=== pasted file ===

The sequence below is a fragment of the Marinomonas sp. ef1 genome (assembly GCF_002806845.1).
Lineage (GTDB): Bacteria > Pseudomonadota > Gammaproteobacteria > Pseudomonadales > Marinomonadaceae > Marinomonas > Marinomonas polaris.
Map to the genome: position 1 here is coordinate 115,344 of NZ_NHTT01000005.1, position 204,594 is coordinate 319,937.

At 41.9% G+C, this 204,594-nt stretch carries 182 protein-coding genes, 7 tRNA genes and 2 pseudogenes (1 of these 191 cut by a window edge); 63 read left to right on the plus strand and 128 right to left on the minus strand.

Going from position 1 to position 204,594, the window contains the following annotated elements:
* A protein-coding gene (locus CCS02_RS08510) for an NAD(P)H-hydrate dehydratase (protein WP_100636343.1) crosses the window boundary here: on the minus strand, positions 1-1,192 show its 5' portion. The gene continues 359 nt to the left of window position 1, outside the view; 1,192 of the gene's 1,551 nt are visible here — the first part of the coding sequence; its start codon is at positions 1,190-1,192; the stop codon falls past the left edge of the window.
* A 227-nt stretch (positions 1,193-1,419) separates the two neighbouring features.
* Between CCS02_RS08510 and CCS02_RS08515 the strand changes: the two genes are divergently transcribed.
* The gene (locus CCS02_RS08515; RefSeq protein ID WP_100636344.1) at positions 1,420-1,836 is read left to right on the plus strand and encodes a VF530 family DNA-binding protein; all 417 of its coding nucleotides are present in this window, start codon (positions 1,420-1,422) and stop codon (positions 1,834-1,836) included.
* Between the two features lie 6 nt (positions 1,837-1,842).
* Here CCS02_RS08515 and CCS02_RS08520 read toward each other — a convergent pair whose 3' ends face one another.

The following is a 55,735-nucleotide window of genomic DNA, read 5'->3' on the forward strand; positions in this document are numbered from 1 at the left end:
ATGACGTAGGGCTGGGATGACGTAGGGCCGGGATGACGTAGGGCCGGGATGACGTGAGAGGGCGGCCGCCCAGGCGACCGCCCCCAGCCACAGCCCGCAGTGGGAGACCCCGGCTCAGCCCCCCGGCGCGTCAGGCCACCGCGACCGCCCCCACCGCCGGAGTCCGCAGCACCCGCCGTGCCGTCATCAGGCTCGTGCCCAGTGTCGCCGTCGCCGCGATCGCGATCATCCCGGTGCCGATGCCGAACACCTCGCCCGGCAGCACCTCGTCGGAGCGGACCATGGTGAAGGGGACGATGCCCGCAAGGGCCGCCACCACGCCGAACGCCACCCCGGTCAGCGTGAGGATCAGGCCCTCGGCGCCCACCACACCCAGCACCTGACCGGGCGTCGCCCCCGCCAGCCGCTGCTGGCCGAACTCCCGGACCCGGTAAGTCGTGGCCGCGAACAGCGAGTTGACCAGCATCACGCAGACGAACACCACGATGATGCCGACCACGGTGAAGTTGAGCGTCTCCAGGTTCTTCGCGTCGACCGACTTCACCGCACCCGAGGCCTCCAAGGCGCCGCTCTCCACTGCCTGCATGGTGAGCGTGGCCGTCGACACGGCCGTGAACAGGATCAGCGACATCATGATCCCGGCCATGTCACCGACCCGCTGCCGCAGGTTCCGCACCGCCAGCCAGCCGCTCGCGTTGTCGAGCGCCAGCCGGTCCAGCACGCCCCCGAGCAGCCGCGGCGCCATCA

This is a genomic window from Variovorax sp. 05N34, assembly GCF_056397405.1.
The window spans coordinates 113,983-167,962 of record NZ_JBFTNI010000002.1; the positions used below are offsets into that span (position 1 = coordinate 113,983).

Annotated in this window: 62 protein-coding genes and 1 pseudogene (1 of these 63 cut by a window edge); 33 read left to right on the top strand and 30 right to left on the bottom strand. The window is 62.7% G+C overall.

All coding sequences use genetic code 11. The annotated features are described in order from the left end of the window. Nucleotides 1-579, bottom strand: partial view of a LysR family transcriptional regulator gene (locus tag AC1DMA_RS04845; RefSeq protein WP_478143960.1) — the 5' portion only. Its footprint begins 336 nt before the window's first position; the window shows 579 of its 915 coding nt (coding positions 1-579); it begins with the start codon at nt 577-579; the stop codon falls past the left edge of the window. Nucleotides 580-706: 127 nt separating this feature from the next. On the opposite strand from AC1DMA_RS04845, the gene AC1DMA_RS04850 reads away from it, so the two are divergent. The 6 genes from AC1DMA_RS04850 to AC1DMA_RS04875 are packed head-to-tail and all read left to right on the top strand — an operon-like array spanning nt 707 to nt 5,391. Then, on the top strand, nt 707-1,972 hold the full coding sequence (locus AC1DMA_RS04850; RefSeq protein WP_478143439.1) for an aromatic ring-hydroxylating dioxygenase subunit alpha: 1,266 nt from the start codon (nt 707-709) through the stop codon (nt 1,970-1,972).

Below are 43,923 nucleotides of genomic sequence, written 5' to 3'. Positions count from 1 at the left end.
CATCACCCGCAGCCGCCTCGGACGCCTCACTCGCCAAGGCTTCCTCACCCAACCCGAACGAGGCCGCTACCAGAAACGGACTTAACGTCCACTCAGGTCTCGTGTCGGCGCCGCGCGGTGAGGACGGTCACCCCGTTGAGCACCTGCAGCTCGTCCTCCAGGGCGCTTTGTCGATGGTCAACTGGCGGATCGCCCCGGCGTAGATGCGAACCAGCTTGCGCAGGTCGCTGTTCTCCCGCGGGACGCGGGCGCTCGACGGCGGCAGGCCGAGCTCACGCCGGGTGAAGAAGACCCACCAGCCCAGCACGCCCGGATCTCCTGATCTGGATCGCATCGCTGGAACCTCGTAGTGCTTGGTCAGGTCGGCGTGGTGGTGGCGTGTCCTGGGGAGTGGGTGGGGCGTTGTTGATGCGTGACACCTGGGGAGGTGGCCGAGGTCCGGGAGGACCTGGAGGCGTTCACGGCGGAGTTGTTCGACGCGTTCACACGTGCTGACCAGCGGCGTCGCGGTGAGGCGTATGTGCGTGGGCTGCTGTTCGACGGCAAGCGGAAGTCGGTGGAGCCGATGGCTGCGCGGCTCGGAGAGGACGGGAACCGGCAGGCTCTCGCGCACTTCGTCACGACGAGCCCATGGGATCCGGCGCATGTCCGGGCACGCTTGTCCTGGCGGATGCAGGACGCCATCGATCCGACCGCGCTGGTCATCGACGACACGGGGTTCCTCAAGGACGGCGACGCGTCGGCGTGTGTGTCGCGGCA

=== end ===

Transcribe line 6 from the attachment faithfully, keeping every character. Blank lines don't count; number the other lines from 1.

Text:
* A protein-coding gene (locus CCS02_RS08510) for an NAD(P)H-hydrate dehydratase (protein WP_100636343.1) crosses the window boundary here: on the minus strand, positions 1-1,192 show its 5' portion. The gene continues 359 nt to the left of window position 1, outside the view; 1,192 of the gene's 1,551 nt are visible here — the first part of the coding sequence; its start codon is at positions 1,190-1,192; the stop codon falls past the left edge of the window.